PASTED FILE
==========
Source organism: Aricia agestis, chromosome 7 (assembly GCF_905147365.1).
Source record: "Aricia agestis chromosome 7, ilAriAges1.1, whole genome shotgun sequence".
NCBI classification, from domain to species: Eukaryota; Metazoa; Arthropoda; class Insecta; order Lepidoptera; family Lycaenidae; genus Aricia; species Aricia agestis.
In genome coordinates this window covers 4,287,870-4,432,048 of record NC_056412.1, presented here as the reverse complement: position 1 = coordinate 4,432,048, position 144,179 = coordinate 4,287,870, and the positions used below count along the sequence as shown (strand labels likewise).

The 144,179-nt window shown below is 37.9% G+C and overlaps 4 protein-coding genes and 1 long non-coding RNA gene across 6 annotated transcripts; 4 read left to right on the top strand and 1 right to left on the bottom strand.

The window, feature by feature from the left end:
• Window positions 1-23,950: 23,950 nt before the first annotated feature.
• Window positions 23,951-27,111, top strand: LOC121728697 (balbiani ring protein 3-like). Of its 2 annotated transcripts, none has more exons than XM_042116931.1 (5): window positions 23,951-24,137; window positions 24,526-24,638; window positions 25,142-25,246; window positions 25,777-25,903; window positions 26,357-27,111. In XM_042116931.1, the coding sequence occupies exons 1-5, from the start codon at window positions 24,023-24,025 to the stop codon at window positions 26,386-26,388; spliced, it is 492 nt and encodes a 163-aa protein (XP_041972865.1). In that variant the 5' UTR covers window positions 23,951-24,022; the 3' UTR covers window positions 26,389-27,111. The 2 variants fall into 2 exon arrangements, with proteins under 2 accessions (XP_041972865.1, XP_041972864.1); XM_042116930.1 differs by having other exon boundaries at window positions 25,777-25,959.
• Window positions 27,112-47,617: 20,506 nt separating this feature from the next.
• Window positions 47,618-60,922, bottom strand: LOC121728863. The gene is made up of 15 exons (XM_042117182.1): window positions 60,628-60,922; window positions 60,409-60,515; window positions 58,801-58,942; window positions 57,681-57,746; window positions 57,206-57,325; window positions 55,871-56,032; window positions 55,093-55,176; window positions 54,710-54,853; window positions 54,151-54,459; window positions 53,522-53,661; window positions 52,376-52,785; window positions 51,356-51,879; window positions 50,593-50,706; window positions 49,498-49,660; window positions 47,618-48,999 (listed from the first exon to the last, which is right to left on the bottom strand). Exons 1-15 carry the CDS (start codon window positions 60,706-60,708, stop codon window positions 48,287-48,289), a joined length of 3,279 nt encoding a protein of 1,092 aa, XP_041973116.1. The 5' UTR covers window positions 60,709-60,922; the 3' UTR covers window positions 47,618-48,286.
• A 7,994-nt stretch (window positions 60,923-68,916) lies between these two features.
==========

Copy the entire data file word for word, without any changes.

Source organism: Aricia agestis, chromosome 7 (assembly GCF_905147365.1).
Source record: "Aricia agestis chromosome 7, ilAriAges1.1, whole genome shotgun sequence".
NCBI classification, from domain to species: Eukaryota; Metazoa; Arthropoda; class Insecta; order Lepidoptera; family Lycaenidae; genus Aricia; species Aricia agestis.
In genome coordinates this window covers 4,287,870-4,432,048 of record NC_056412.1, presented here as the reverse complement: position 1 = coordinate 4,432,048, position 144,179 = coordinate 4,287,870, and the positions used below count along the sequence as shown (strand labels likewise).

The 144,179-nt window shown below is 37.9% G+C and overlaps 4 protein-coding genes and 1 long non-coding RNA gene across 6 annotated transcripts; 4 read left to right on the top strand and 1 right to left on the bottom strand.

The window, feature by feature from the left end:
• Window positions 1-23,950: 23,950 nt before the first annotated feature.
• Window positions 23,951-27,111, top strand: LOC121728697 (balbiani ring protein 3-like). Of its 2 annotated transcripts, none has more exons than XM_042116931.1 (5): window positions 23,951-24,137; window positions 24,526-24,638; window positions 25,142-25,246; window positions 25,777-25,903; window positions 26,357-27,111. In XM_042116931.1, the coding sequence occupies exons 1-5, from the start codon at window positions 24,023-24,025 to the stop codon at window positions 26,386-26,388; spliced, it is 492 nt and encodes a 163-aa protein (XP_041972865.1). In that variant the 5' UTR covers window positions 23,951-24,022; the 3' UTR covers window positions 26,389-27,111. The 2 variants fall into 2 exon arrangements, with proteins under 2 accessions (XP_041972865.1, XP_041972864.1); XM_042116930.1 differs by having other exon boundaries at window positions 25,777-25,959.
• Window positions 27,112-47,617: 20,506 nt separating this feature from the next.
• Window positions 47,618-60,922, bottom strand: LOC121728863. The gene is made up of 15 exons (XM_042117182.1): window positions 60,628-60,922; window positions 60,409-60,515; window positions 58,801-58,942; window positions 57,681-57,746; window positions 57,206-57,325; window positions 55,871-56,032; window positions 55,093-55,176; window positions 54,710-54,853; window positions 54,151-54,459; window positions 53,522-53,661; window positions 52,376-52,785; window positions 51,356-51,879; window positions 50,593-50,706; window positions 49,498-49,660; window positions 47,618-48,999 (listed from the first exon to the last, which is right to left on the bottom strand). Exons 1-15 carry the CDS (start codon window positions 60,706-60,708, stop codon window positions 48,287-48,289), a joined length of 3,279 nt encoding a protein of 1,092 aa, XP_041973116.1. The 5' UTR covers window positions 60,709-60,922; the 3' UTR covers window positions 47,618-48,286.
• A 7,994-nt stretch (window positions 60,923-68,916) lies between these two features.